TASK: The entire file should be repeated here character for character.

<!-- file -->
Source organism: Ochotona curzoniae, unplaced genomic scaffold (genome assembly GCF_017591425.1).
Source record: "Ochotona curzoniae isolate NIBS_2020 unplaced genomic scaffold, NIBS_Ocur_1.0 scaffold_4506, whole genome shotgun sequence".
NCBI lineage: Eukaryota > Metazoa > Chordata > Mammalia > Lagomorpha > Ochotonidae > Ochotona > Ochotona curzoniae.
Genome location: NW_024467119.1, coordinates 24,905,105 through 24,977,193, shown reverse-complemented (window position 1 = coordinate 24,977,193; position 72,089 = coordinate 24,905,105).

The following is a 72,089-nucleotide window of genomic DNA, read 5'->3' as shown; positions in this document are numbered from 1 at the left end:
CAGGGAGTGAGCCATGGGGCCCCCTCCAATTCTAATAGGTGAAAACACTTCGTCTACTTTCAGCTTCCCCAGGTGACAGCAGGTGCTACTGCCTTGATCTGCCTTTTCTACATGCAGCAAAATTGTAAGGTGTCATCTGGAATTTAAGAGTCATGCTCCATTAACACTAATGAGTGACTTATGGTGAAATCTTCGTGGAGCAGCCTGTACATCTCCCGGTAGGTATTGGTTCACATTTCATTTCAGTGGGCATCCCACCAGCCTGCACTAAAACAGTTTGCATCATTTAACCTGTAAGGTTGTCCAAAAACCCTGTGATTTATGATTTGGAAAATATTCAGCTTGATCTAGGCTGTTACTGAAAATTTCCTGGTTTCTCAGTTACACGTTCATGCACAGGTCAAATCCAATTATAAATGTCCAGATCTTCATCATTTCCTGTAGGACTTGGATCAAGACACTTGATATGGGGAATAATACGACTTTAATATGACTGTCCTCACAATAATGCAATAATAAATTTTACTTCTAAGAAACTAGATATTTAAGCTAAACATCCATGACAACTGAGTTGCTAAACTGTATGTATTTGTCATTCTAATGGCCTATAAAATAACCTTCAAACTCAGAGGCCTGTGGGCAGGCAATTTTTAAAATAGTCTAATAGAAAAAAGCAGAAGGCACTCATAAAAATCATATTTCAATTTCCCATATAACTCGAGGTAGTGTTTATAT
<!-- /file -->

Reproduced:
Source organism: Ochotona curzoniae, unplaced genomic scaffold (genome assembly GCF_017591425.1).
Source record: "Ochotona curzoniae isolate NIBS_2020 unplaced genomic scaffold, NIBS_Ocur_1.0 scaffold_4506, whole genome shotgun sequence".
NCBI lineage: Eukaryota > Metazoa > Chordata > Mammalia > Lagomorpha > Ochotonidae > Ochotona > Ochotona curzoniae.
Genome location: NW_024467119.1, coordinates 24,905,105 through 24,977,193, shown reverse-complemented (window position 1 = coordinate 24,977,193; position 72,089 = coordinate 24,905,105).

The following is a 72,089-nucleotide window of genomic DNA, read 5'->3' as shown; positions in this document are numbered from 1 at the left end:
CAGGGAGTGAGCCATGGGGCCCCCTCCAATTCTAATAGGTGAAAACACTTCGTCTACTTTCAGCTTCCCCAGGTGACAGCAGGTGCTACTGCCTTGATCTGCCTTTTCTACATGCAGCAAAATTGTAAGGTGTCATCTGGAATTTAAGAGTCATGCTCCATTAACACTAATGAGTGACTTATGGTGAAATCTTCGTGGAGCAGCCTGTACATCTCCCGGTAGGTATTGGTTCACATTTCATTTCAGTGGGCATCCCACCAGCCTGCACTAAAACAGTTTGCATCATTTAACCTGTAAGGTTGTCCAAAAACCCTGTGATTTATGATTTGGAAAATATTCAGCTTGATCTAGGCTGTTACTGAAAATTTCCTGGTTTCTCAGTTACACGTTCATGCACAGGTCAAATCCAATTATAAATGTCCAGATCTTCATCATTTCCTGTAGGACTTGGATCAAGACACTTGATATGGGGAATAATACGACTTTAATATGACTGTCCTCACAATAATGCAATAATAAATTTTACTTCTAAGAAACTAGATATTTAAGCTAAACATCCATGACAACTGAGTTGCTAAACTGTATGTATTTGTCATTCTAATGGCCTATAAAATAACCTTCAAACTCAGAGGCCTGTGGGCAGGCAATTTTTAAAATAGTCTAATAGAAAAAAGCAGAAGGCACTCATAAAAATCATATTTCAATTTCCCATATAACTCGAGGTAGTGTTTATAT